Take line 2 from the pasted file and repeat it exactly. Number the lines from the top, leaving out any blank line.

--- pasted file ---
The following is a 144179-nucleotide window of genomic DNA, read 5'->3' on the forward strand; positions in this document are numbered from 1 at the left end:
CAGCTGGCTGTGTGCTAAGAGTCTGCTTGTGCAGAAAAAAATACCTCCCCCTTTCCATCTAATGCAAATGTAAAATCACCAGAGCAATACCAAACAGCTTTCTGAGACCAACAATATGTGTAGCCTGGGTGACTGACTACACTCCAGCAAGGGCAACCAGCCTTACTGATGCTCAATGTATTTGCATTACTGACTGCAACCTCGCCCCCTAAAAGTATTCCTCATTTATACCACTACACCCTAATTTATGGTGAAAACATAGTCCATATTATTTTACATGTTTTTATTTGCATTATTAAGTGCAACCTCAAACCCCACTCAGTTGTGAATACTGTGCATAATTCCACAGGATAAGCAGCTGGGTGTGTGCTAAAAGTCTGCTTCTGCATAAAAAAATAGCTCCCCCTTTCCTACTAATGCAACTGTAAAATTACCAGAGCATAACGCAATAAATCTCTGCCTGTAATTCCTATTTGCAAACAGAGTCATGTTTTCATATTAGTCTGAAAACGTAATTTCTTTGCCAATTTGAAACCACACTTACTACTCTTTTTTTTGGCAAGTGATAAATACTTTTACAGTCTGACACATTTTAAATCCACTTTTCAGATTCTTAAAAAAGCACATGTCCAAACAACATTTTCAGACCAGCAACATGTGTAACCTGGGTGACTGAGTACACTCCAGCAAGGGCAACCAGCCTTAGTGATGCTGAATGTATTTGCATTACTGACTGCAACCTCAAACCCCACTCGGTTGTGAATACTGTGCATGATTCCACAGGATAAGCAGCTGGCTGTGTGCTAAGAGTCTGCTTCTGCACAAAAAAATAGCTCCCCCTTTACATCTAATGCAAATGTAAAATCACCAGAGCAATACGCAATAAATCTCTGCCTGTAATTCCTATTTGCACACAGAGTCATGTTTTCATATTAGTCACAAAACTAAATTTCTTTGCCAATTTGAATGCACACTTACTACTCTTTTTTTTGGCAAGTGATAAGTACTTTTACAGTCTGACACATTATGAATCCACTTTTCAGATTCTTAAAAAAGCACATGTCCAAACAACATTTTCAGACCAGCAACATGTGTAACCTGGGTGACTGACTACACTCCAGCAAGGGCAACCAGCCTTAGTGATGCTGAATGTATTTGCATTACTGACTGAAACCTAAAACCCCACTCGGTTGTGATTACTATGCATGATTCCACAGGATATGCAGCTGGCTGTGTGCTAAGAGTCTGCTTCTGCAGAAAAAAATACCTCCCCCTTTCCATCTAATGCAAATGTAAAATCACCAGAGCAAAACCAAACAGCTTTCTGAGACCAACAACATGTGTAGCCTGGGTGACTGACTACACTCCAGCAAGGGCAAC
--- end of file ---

CAGCTGGCTGTGTGCTAAGAGTCTGCTTGTGCAGAAAAAAATACCTCCCCCTTTCCATCTAATGCAAATGTAAAATCACCAGAGCAATACCAAACAGCTTTCTGAGACCAACAATATGTGTAGCCTGGGTGACTGACTACACTCCAGCAAGGGCAACCAGCCTTACTGATGCTCAATGTATTTGCATTACTGACTGCAACCTCGCCCCCTAAAAGTATTCCTCATTTATACCACTACACCCTAATTTATGGTGAAAACATAGTCCATATTATTTTACATGTTTTTATTTGCATTATTAAGTGCAACCTCAAACCCCACTCAGTTGTGAATACTGTGCATAATTCCACAGGATAAGCAGCTGGGTGTGTGCTAAAAGTCTGCTTCTGCATAAAAAAATAGCTCCCCCTTTCCTACTAATGCAACTGTAAAATTACCAGAGCATAACGCAATAAATCTCTGCCTGTAATTCCTATTTGCAAACAGAGTCATGTTTTCATATTAGTCTGAAAACGTAATTTCTTTGCCAATTTGAAACCACACTTACTACTCTTTTTTTTGGCAAGTGATAAATACTTTTACAGTCTGACACATTTTAAATCCACTTTTCAGATTCTTAAAAAAGCACATGTCCAAACAACATTTTCAGACCAGCAACATGTGTAACCTGGGTGACTGAGTACACTCCAGCAAGGGCAACCAGCCTTAGTGATGCTGAATGTATTTGCATTACTGACTGCAACCTCAAACCCCACTCGGTTGTGAATACTGTGCATGATTCCACAGGATAAGCAGCTGGCTGTGTGCTAAGAGTCTGCTTCTGCACAAAAAAATAGCTCCCCCTTTACATCTAATGCAAATGTAAAATCACCAGAGCAATACGCAATAAATCTCTGCCTGTAATTCCTATTTGCACACAGAGTCATGTTTTCATATTAGTCACAAAACTAAATTTCTTTGCCAATTTGAATGCACACTTACTACTCTTTTTTTTGGCAAGTGATAAGTACTTTTACAGTCTGACACATTATGAATCCACTTTTCAGATTCTTAAAAAAGCACATGTCCAAACAACATTTTCAGACCAGCAACATGTGTAACCTGGGTGACTGACTACACTCCAGCAAGGGCAACCAGCCTTAGTGATGCTGAATGTATTTGCATTACTGACTGAAACCTAAAACCCCACTCGGTTGTGATTACTATGCATGATTCCACAGGATATGCAGCTGGCTGTGTGCTAAGAGTCTGCTTCTGCAGAAAAAAATACCTCCCCCTTTCCATCTAATGCAAATGTAAAATCACCAGAGCAAAACCAAACAGCTTTCTGAGACCAACAACATGTGTAGCCTGGGTGACTGACTACACTCCAGCAAGGGCAAC